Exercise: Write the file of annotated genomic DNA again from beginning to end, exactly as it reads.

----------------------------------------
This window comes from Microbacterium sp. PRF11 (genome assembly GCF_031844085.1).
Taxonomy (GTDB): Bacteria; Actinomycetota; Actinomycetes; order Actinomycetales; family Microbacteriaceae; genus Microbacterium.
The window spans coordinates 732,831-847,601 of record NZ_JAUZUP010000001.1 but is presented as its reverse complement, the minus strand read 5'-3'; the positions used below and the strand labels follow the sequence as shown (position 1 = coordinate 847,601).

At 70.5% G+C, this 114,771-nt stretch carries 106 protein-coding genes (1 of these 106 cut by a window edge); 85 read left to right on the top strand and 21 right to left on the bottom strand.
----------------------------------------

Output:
This window comes from Microbacterium sp. PRF11 (genome assembly GCF_031844085.1).
Taxonomy (GTDB): Bacteria; Actinomycetota; Actinomycetes; order Actinomycetales; family Microbacteriaceae; genus Microbacterium.
The window spans coordinates 732,831-847,601 of record NZ_JAUZUP010000001.1 but is presented as its reverse complement, the minus strand read 5'-3'; the positions used below and the strand labels follow the sequence as shown (position 1 = coordinate 847,601).

At 70.5% G+C, this 114,771-nt stretch carries 106 protein-coding genes (1 of these 106 cut by a window edge); 85 read left to right on the top strand and 21 right to left on the bottom strand.